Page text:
It may be properly remarked, in this connection, that when Selders wrote to Reddick, informing him of the offer of Lane, he did offer to furnish the money and buy the house for Reddick's benefit. The statement of Reddick, that Selders was fully repaid, amounts to nothing. It is simply a claim that he and Selders, long prior to the purchase of the house, had been partners in business, with an intimation that Selders was, in some way, indebted to him. But if such an indebtedness exists, it cannot be deemed a refunding of the money paid by Selders for the house, or in any way affect the merits of the question. We think the court erred in refusing a new trial.
Morehead v. Murray and Another.
Judgment reversed, with costs, and the cause remanded for a new trial.
G. T. Wickersham, S. E. Perkins, L. Jordan, and S. E. Perkins, Jr., for appellants.
D. P. Baldwin, for appellee.
MOREHEAD V. MURRAY and Another.
Contract. Consideration.-Failure of.- Sale.-Suit on a note. Answer, that
the defendant bought of the payee a certain number of fruit trees; that it was agreed by them that said trees should be in good condition, and that if any of them should not grow, the seller would replace them with other good trees; that on the day the note was given (in November), the seller delivered said trees, and represented them to be as provided for by said contract; that the defendant, not being experienced in the nursery business, believing the trees to be as represented, in consideration thereof, executed the note, and properly set out the trees; that the same were not in good condition, but were wilted, and in bad condition, and wholly worthlees; that defendant did not and could not know their condition till long after the note was executed; that they did not grow, of which the seller had notice
on the 1st day of the next June; yet he had wholly failed to replace them. IIeld, that the answer was good on demurrer. SAME.- Evidence. The trees were delivered to the buyer upon his written
order directed to the seller, for certain trees at specified prices. TIeld, that parol evidence was admissible to prove an agreement of the parties
at the time of making said order, that the seller should replace any of the
trees that might not grow. PRINCIPAL AND Agent.-- Declarations.—As steps in proving the authority of
one as an agent in the transaction in controversy, evidence of his similar transactions with different persons and of his delarations therein was held admissible.
APPEAL from the Knox Circuit Court.
Suit by Morehead against Murray and Prather on tiro promissory notes bearing the same date, one for one hun
Morehead v. Murray and Another.
dred dollars, and the other for two hundred dollars, executed by the defendants to Miller, Swan & Co., and assigned by indorsement by the payees to the plaintiff.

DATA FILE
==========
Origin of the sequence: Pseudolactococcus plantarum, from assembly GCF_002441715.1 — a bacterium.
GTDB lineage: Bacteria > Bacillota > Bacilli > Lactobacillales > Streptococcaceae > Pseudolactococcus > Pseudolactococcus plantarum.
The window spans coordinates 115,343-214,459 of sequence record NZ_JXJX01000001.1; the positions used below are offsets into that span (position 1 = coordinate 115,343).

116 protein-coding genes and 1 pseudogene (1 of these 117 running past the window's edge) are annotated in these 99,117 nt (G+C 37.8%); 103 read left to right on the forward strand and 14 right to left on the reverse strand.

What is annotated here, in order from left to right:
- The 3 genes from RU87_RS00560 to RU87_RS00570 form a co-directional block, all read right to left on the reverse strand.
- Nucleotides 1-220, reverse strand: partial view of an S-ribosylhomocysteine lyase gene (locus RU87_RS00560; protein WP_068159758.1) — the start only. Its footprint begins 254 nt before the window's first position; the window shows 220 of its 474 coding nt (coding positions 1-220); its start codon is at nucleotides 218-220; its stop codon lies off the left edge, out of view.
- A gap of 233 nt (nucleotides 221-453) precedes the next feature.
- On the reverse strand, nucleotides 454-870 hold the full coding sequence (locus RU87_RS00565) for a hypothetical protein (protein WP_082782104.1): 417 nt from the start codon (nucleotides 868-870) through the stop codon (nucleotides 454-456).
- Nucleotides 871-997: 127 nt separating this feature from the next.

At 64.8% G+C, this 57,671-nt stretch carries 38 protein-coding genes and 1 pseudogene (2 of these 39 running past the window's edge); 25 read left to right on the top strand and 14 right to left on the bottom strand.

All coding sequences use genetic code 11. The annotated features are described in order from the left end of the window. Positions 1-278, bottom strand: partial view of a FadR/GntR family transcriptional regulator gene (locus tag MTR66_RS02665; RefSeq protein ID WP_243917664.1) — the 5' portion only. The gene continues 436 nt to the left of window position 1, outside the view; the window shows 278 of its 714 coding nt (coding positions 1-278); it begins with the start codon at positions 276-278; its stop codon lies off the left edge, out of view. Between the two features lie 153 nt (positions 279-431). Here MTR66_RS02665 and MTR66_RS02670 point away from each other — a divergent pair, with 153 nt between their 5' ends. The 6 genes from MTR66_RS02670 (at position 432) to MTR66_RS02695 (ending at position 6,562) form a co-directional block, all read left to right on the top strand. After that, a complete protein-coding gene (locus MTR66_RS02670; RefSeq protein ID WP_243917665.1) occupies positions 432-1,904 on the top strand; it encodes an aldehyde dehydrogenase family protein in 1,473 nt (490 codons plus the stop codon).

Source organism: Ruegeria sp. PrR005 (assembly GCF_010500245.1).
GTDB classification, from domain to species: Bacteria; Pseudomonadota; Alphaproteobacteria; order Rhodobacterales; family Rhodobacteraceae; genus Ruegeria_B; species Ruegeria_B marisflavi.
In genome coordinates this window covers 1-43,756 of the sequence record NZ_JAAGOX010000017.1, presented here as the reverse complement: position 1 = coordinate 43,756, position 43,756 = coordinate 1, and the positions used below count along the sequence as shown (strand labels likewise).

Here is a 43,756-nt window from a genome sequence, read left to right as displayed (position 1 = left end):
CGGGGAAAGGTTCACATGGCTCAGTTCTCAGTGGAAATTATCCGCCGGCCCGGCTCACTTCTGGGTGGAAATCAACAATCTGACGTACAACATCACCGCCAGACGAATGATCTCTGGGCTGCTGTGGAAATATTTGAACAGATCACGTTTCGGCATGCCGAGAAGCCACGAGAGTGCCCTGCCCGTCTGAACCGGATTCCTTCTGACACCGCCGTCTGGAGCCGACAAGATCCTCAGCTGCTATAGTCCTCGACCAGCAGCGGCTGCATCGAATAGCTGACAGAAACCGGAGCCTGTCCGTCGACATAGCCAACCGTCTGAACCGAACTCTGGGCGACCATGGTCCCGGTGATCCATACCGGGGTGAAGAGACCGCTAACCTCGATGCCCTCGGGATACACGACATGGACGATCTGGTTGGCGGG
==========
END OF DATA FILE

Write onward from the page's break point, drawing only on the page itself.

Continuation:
Answer, in two paragraphs: first, the general denial; second, that on the day of the date of the notes sued on,
November 8th, 1865, defendant Murray bought of Miller, Swan & Co. five hundred fruit trees and three hundred and ten grape vines, which it was agreed by them should be thrifty and in good order and condition, and that if any trees or grape vines should not grow, said Miller, Swan & Co. would replace them with other good trees and grape vines; that on the day aforesaid, Miller, Swan & Co. did deliver to defendant Murray five hundred fruit trees and three hundred and ten grape vines, and represented them to be as provided for by said agreement; and the defendants, not being experienced in the nursery business, and believing the trees and vines to be as represented, in consideration of said trees and vines, executed the notes sued on, said Murray as principal and said Prather as surety; that defendant Murray set out said trees and vines in the full belief that they were as represented, and thereby incurred great expense, to wit, one hundred dollars; that said trees and vines were not in good condition, but, on the contrary, were wilted, and in bad condition, and wholly worthless; that defendant Murray did not and could not know the condition of said trees and vines until long after the notes sued on were executed; that said trees and vines were properly set out, and yet they did not grow, of which said Miller, Swan & Co. had notice on the 1st day of June, 1866; yet they have wholly failed to replace said trees and vines; wherefore defendants say that the consideration of said notes has wholly failed.
A demurrer to the second paragraph of the answer was overruled, and the plaintiff excepted.
The plaintiff replied by the general denial.
The court tried the cause without a jury, and found for the plaintiff in the sum of $42.02. A motion by the plaintiff for a new trial was overruled, the plaintiff excepting,